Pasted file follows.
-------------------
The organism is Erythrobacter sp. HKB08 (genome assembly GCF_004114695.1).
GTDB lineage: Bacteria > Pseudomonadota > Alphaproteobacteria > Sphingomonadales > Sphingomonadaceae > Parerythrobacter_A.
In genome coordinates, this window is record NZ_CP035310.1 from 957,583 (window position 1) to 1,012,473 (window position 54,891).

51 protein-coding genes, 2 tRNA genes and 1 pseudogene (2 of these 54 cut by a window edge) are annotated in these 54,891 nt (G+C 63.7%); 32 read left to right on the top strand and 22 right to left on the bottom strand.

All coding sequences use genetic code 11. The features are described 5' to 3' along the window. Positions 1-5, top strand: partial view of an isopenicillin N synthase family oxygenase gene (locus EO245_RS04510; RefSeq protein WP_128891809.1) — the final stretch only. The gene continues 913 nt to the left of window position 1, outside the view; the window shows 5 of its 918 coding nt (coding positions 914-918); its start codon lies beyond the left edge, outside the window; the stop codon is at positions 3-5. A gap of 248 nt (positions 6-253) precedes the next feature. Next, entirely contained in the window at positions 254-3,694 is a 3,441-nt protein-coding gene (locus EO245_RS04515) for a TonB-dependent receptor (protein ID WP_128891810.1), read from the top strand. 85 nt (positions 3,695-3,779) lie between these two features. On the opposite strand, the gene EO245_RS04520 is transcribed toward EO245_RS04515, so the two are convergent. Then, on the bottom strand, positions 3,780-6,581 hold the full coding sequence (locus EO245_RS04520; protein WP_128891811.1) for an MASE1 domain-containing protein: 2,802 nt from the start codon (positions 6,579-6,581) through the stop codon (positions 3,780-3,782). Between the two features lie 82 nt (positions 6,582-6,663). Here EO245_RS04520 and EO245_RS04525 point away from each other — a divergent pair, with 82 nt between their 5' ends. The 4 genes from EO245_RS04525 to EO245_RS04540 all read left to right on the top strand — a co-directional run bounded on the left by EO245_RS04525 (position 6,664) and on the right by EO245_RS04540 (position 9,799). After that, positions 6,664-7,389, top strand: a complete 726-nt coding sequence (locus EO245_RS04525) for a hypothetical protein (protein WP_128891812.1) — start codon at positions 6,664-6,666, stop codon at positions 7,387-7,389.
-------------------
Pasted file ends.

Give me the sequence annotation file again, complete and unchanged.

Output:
The organism is Erythrobacter sp. HKB08 (genome assembly GCF_004114695.1).
GTDB lineage: Bacteria > Pseudomonadota > Alphaproteobacteria > Sphingomonadales > Sphingomonadaceae > Parerythrobacter_A.
In genome coordinates, this window is record NZ_CP035310.1 from 957,583 (window position 1) to 1,012,473 (window position 54,891).

51 protein-coding genes, 2 tRNA genes and 1 pseudogene (2 of these 54 cut by a window edge) are annotated in these 54,891 nt (G+C 63.7%); 32 read left to right on the top strand and 22 right to left on the bottom strand.

All coding sequences use genetic code 11. The features are described 5' to 3' along the window. Positions 1-5, top strand: partial view of an isopenicillin N synthase family oxygenase gene (locus EO245_RS04510; RefSeq protein WP_128891809.1) — the final stretch only. The gene continues 913 nt to the left of window position 1, outside the view; the window shows 5 of its 918 coding nt (coding positions 914-918); its start codon lies beyond the left edge, outside the window; the stop codon is at positions 3-5. A gap of 248 nt (positions 6-253) precedes the next feature. Next, entirely contained in the window at positions 254-3,694 is a 3,441-nt protein-coding gene (locus EO245_RS04515) for a TonB-dependent receptor (protein ID WP_128891810.1), read from the top strand. 85 nt (positions 3,695-3,779) lie between these two features. On the opposite strand, the gene EO245_RS04520 is transcribed toward EO245_RS04515, so the two are convergent. Then, on the bottom strand, positions 3,780-6,581 hold the full coding sequence (locus EO245_RS04520; protein WP_128891811.1) for an MASE1 domain-containing protein: 2,802 nt from the start codon (positions 6,579-6,581) through the stop codon (positions 3,780-3,782). Between the two features lie 82 nt (positions 6,582-6,663). Here EO245_RS04520 and EO245_RS04525 point away from each other — a divergent pair, with 82 nt between their 5' ends. The 4 genes from EO245_RS04525 to EO245_RS04540 all read left to right on the top strand — a co-directional run bounded on the left by EO245_RS04525 (position 6,664) and on the right by EO245_RS04540 (position 9,799). After that, positions 6,664-7,389, top strand: a complete 726-nt coding sequence (locus EO245_RS04525) for a hypothetical protein (protein WP_128891812.1) — start codon at positions 6,664-6,666, stop codon at positions 7,387-7,389.